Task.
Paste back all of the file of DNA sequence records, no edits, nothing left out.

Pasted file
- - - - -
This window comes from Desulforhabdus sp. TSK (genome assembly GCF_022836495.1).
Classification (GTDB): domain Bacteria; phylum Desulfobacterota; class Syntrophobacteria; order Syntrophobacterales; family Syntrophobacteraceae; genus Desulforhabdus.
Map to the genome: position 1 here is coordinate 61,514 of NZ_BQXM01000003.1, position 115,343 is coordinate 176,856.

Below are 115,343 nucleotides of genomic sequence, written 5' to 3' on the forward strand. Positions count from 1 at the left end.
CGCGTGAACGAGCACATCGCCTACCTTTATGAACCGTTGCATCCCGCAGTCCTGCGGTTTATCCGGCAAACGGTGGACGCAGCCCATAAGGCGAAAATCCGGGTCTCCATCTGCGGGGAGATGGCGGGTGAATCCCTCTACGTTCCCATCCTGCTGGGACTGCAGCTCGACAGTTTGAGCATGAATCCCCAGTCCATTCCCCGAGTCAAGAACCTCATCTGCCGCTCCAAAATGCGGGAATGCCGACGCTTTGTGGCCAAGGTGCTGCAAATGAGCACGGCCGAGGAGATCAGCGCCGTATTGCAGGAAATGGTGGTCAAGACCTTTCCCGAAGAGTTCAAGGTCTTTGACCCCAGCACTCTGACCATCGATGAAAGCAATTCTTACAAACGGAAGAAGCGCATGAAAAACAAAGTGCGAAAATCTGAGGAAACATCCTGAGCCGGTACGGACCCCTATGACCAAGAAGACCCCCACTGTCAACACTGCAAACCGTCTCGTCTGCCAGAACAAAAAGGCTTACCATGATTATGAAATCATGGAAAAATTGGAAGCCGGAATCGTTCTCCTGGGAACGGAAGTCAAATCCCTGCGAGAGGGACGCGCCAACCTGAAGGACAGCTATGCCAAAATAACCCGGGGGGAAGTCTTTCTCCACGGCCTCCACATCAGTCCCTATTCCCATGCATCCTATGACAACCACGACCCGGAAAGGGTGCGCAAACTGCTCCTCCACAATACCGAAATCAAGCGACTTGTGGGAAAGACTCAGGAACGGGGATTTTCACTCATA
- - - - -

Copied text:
This window comes from Desulforhabdus sp. TSK (genome assembly GCF_022836495.1).
Classification (GTDB): domain Bacteria; phylum Desulfobacterota; class Syntrophobacteria; order Syntrophobacterales; family Syntrophobacteraceae; genus Desulforhabdus.
Map to the genome: position 1 here is coordinate 61,514 of NZ_BQXM01000003.1, position 115,343 is coordinate 176,856.

Below are 115,343 nucleotides of genomic sequence, written 5' to 3' on the forward strand. Positions count from 1 at the left end.
CGCGTGAACGAGCACATCGCCTACCTTTATGAACCGTTGCATCCCGCAGTCCTGCGGTTTATCCGGCAAACGGTGGACGCAGCCCATAAGGCGAAAATCCGGGTCTCCATCTGCGGGGAGATGGCGGGTGAATCCCTCTACGTTCCCATCCTGCTGGGACTGCAGCTCGACAGTTTGAGCATGAATCCCCAGTCCATTCCCCGAGTCAAGAACCTCATCTGCCGCTCCAAAATGCGGGAATGCCGACGCTTTGTGGCCAAGGTGCTGCAAATGAGCACGGCCGAGGAGATCAGCGCCGTATTGCAGGAAATGGTGGTCAAGACCTTTCCCGAAGAGTTCAAGGTCTTTGACCCCAGCACTCTGACCATCGATGAAAGCAATTCTTACAAACGGAAGAAGCGCATGAAAAACAAAGTGCGAAAATCTGAGGAAACATCCTGAGCCGGTACGGACCCCTATGACCAAGAAGACCCCCACTGTCAACACTGCAAACCGTCTCGTCTGCCAGAACAAAAAGGCTTACCATGATTATGAAATCATGGAAAAATTGGAAGCCGGAATCGTTCTCCTGGGAACGGAAGTCAAATCCCTGCGAGAGGGACGCGCCAACCTGAAGGACAGCTATGCCAAAATAACCCGGGGGGAAGTCTTTCTCCACGGCCTCCACATCAGTCCCTATTCCCATGCATCCTATGACAACCACGACCCGGAAAGGGTGCGCAAACTGCTCCTCCACAATACCGAAATCAAGCGACTTGTGGGAAAGACTCAGGAACGGGGATTTTCACTCATA